As calls continue for Republican party loyalists to watch the polls this season, the mostly mail-ballot election in Montana means poll watchers won't have much to watch.
Forty-five out of 56 counties are conducting their election by mail, due to public health concerns amid the coronavirus pandemic.
Montana law allows for one member of each political party to sit in on the polling process, as long as they don’t interfere.
“Observers can be eyes and ears,” said Yellowstone County Elections Administrator Bret Rutherford. “They’re not a mouth.”
At a Billings campaign stop for the Republican candidates for statewide office on Thursday, lieutenant governor candidate Kristen Juras called for volunteers to watch the polls in November. It echoed requests from the White House on down for people to show up at polling places and observe the process.
The Montana Republican State Central Committee and other Republican groups tried unsuccessfully in court to block Montana counties from conducting a mail ballot election, arguing the process was susceptible to fraud. A federal judge called the idea “a fiction.” In Montana over the course of a decade and more than seven million ballots cast, researchers found just one confirmed case of illegal voting.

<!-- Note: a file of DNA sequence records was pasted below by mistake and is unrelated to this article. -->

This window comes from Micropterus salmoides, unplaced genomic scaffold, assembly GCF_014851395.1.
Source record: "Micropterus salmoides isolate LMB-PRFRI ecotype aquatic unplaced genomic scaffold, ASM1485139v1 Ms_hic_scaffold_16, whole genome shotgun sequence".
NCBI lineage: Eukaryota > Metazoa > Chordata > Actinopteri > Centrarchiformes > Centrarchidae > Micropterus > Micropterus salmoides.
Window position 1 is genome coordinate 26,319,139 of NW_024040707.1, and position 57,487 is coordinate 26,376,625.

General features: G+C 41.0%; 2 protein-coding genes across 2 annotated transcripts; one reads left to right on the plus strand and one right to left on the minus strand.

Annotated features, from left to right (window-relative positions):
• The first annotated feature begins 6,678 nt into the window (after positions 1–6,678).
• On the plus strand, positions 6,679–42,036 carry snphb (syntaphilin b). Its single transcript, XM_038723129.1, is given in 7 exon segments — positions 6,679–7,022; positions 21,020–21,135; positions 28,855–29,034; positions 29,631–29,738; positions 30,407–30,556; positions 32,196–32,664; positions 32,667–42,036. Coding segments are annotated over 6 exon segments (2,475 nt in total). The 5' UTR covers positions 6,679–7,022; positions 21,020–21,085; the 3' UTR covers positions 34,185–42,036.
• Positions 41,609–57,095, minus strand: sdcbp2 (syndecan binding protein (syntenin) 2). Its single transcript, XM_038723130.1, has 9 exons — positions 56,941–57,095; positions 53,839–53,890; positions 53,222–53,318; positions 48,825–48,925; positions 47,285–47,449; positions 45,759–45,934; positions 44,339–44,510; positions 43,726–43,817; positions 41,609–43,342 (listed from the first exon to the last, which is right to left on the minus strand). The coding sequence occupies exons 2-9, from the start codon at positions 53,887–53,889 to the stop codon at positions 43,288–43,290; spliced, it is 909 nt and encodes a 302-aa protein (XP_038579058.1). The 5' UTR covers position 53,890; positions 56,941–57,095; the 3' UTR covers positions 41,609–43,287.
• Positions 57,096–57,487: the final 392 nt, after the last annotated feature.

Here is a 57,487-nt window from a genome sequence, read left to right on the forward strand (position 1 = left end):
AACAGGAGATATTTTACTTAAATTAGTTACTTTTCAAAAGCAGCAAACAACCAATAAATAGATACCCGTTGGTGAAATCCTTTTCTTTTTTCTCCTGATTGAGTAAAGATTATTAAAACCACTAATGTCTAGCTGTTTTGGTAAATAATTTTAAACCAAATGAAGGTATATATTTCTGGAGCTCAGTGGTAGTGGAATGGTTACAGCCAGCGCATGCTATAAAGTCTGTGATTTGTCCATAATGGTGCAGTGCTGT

Rutherford said members of both major political parties had shown up at the Metra in recent days to observe.
“They’re watching paint dry out there,” he said.
Rutherford said it’s standard for poll watchers to show up and they typically don't cause problems.
A majority of Yellowstone County voters are already signed up to receive their ballots by mail each election. But this year, with no routine polling process, there won't be as much to see.
“They can watch people drop off their ballots,” Rutherford said.
Rutherford stressed that the county’s in-person option for voting should only be used when necessary, including if a voter will be out of town until after the election, if they made an error on their ballot and need a new one, or if their address has changed and they need to re-register.
Yellowstone County voters shouldn’t think of this year as having a choice between voting in person or by mail, he said.
“It’s not one or the other, really. The system isn’t set up to handle that,” he said.
Voters are still cleared to drop off their completed ballots at the county courthouse or the Metra, rather than mailing them.
USPS guidance instructs voters returning their ballots through the mail to mail their completed ballots no later than Oct. 27.